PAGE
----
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-   -   Window planter box (http://www.diychatroom.com/f16/window-planter-box-7375/)

razwick 03-26-2007 01:22 PM

Window planter box
 
I would like to create a window planter box for a large bay window on the front of my house, I recognize that as it is a south facing side there will be a need for regular watering, and will possibly include an irrigation hose in the design. I have aluminum siding, and would entertain the box being 8 foot long. This is obviously going to create a very heavy situation especially after watering. What options do I have for attaching it to the house? How do I locate studs or something to bear some of the weight? Can I just puncture through the aluminum or will that create a new set of problems with leaking? What other information might you need in order to help me?

handy man88 03-26-2007 02:13 PM

Sounds to me like you will need to remove the aluminum siding in the area where the window planter will be. From there, that will expose the wood sheathing, and the nails on the sheathing will probably let you know where the framing/studs are.

From there, you would probably want to put some sort of waterproof backing on that exposed area, install the window planter with lag screws, seal all seams, and then trim and flash around the box.

If you just build a box and drive in lag screws right through, you'd be compressing the siding and any seals that you might have caulked would become useless.

To limit the amount of disturbance to that area, you can do something else. I would locally cut like 3 or 4 (depending on volume of window box) rectangular areas of the siding where the studs are located (found via a studfinder). From there, I would still install some waterproof backing. The, I would screw in 3 or 4 pressure treated offset blocks and then flash and seal around these blocks and then paint. Then, I would install the planter box on these 3 or 4 offset blocks (one on each end, one at 2 ft. and 2 at 6 ft of the window box), which will prevent the siding from being crushed. These 3 blocks would serve to cantilever the window box slightly outward to provide a clearance between the window box itself and the aluminum siding. If you're still concerned about the weight of a window box after watering, you can add decorative brackets on the bottom. Make sure you use pressure treated wood.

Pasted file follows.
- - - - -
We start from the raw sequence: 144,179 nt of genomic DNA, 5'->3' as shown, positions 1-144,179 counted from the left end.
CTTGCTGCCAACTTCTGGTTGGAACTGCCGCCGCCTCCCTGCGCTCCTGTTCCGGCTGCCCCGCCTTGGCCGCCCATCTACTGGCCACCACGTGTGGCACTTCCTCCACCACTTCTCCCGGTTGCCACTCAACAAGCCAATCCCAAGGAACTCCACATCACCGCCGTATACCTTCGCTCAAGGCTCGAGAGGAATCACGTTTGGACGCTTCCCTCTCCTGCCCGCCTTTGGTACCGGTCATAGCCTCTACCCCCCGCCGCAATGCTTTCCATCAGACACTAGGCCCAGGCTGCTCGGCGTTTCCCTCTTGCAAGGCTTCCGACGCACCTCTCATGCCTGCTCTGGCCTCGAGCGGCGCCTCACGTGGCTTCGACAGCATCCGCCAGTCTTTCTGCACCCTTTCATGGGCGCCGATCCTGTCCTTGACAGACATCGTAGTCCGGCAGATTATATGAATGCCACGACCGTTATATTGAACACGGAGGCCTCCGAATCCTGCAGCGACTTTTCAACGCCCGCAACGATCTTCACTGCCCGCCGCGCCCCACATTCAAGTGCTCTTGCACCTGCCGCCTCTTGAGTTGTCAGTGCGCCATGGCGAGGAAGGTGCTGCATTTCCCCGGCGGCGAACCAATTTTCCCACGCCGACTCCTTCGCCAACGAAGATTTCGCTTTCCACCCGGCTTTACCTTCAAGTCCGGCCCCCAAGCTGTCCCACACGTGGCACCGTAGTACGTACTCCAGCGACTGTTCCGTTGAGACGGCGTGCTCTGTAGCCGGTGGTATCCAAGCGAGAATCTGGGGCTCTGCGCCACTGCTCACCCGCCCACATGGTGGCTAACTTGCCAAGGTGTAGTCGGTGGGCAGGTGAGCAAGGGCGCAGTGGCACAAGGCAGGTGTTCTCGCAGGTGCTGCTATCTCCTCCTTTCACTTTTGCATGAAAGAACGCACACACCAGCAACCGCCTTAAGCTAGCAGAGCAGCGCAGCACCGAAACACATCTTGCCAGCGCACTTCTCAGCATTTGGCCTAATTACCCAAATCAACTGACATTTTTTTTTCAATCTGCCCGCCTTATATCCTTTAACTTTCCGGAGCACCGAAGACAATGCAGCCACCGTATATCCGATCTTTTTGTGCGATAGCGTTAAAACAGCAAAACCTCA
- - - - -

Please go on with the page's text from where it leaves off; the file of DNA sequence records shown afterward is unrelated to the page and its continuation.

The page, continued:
razwick 03-26-2007 04:08 PM

Thanks for the prompt response, when you say remove the aluminum siding what would that entale? Cut holes in it? Or what? Never messed with the siding on a house before.

handy man88 03-26-2007 07:23 PM

Usually metal is cut using tin snips. I'm not sure if you can get a straight cut using tin snips. What I would try to do is mark the area to be removed with a pencil, and then score the siding along the outline of the aluminum you want to remove. That could be done using a sharp utility knife and a small straight edge. Then, I would probably drill a few holes on the inside of the aluminum that you want to remove, and then use the snips to cut a decent bit on the inside. Then, I would probably try to flex back and forth where the score marks are, to try to yield the material and then it will come off piece by piece. You should probably wear gloves as the edges can be sharp.

The other method would be to remove entire aluminum panels and then remove the sections then, which would be more labor intensive and more measuring required. In any regard, it may not matter with completely "straight cuts" since you'll probably cover the edges with trim or flash it.

Allspirited 05-08-2011 08:35 AM

Hi. I want to do the same. I have a bay window constructed of wood and I would like tonput stable boxes on the outside. I would like it to fit like one constructed piece (look like it).. Vs three separate boxes! I have no idea where to start?!!
I know they will be load bearing due to the wet soil so I need to
Put them into studs~ any pictures or ideas ESP pics~ pls send direct to me at twodaughters@rockmail.com. I sort of feel desperate as I can't seem to find much on linebif even YouTube!

handy man88 05-08-2011 01:42 PM

Quote:

Originally Posted by Allspirited (Post 643894)
Hi. I want to do the same. I have a bay window constructed of wood and I would like tonput stable boxes on the outside. I would like it to fit like one constructed piece (look like it).. Vs three separate boxes! I have no idea where to start?!!
I know they will be load bearing due to the wet soil so I need to
Put them into studs~ any pictures or ideas ESP pics~ pls send direct to me at twodaughters@rockmail.com. I sort of feel desperate as I can't seem to find much on linebif even YouTube!

To make it one piece, the easiest way is to use cardboard to create a template. Use pieces of cardboard to construct your template in order to determine the correct fit for each section of the bay window. That would be a good start.


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